Neville Southall offers to help youngsters into work

Helping young people is better than winning medals, says Southall

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Football legend Neville Southall is looking for opportunities to work with young people in Wales, saying helping them achieve is better than anything he achieved on the football pitch.

The goalkeeper, who was capped 92 times for Wales, has been working in England with youngsters not in employment, education or training (Neets).

The former Everton star admits helping 16 to 24-year-olds is challenging.

He told the BBC's Sunday Politics show he wants to bring his work to Wales.

Start Quote

There is a little friction but I hope that friction will pass and we can all get on with doing what we need to do to help the kids”

End Quote Neville Southall

Llandudno-born Southall, who won League, FA Cup and European medals during the 1980s, said helping young people find their way in life was even more rewarding.

"I can make people happy at the weekend or on a Tuesday night when I'm playing for Everton by getting a result but when you can see a young person develop over six to eight months, they change," he said.

"Once you see the change it is more satisfying than any football I've done in my life".

He added: "When you see that kid actually go, 'yes I'm worth something' - that's better than all your medals surely.

"And you think, 'yes this kid's got it, he's confident' ... it's absolutely brilliant."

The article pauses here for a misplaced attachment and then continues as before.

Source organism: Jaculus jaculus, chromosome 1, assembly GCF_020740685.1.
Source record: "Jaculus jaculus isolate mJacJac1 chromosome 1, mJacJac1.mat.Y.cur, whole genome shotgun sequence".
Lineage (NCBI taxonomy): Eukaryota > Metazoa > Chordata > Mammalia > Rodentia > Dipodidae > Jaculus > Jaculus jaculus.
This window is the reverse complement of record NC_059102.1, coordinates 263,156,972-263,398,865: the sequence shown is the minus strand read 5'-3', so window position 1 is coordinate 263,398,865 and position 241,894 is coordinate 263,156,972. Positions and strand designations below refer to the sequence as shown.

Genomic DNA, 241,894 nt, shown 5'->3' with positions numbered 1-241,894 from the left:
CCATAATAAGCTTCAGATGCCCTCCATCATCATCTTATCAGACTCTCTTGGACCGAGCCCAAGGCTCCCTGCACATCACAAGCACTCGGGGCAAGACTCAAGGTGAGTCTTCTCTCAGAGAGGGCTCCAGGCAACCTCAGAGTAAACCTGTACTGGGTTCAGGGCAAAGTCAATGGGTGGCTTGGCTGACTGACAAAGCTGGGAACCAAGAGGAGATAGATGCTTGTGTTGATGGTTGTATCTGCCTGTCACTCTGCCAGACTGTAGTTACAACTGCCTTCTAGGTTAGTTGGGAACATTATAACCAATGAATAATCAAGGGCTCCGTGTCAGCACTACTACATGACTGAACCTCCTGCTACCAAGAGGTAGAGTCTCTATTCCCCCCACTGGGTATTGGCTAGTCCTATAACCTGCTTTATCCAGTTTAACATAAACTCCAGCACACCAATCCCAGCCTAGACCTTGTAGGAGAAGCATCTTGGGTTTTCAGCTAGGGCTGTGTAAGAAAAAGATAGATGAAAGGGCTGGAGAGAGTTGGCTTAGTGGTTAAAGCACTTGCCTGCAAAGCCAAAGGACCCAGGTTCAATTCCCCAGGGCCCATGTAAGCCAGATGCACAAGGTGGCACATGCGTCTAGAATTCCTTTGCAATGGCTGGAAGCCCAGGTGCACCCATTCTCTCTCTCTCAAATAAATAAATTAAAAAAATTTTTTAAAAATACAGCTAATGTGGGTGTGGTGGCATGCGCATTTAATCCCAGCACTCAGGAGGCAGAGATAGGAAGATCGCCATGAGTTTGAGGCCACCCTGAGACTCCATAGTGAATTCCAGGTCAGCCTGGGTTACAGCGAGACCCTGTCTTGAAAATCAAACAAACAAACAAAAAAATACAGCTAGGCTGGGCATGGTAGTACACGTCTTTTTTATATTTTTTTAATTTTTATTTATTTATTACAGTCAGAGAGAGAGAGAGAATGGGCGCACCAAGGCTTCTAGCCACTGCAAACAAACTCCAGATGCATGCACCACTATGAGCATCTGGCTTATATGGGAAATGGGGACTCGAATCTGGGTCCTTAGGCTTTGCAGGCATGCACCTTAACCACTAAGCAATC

Southall, 54, has been mainly working for English local authorities carrying out education and training to build confidence through sport, with sessions inside the classroom and on the training pitch.

Obstacles

But now his attention is turning to Wales.

"I took my qualifications in all fairness specifically looking to come to Wales to do this," he said.

"We are very close to teaming up with a college in Llanelli but we want to go out into the valleys and all the way through Wales."

But Southall added one of the main obstacles facing his quest is funding.

"At the moment it's proving quite difficult for lots of different reasons and at some point we need to sit down and iron out where we go and how we get the funding in.

"It's quite difficult at the moment but you'd like to think that I could work in Wales being a Welshman.

"I think it's like anything else - I come in from what I suppose is a different country and people are worried about what they do and what I do.

"There is a little friction but I hope that friction will pass and we can all get on with doing what we need to do to help the kids."

According to the latest figures, Wales has the highest proportion of Neets of any UK nation or region.

Around 57,400 young people in Wales - more than a fifth of its 19-to-24 year olds - fell into that category in 2011 although the Welsh government says the number is levelling off.

In April, Labour ministers launched a £75m Jobs Growth Wales programme to create 12,000 temporary jobs for 16 to 24-year-olds.

Sunday Politics Wales is on BBC One Wales at 11:15 BST on Sunday 14 October.

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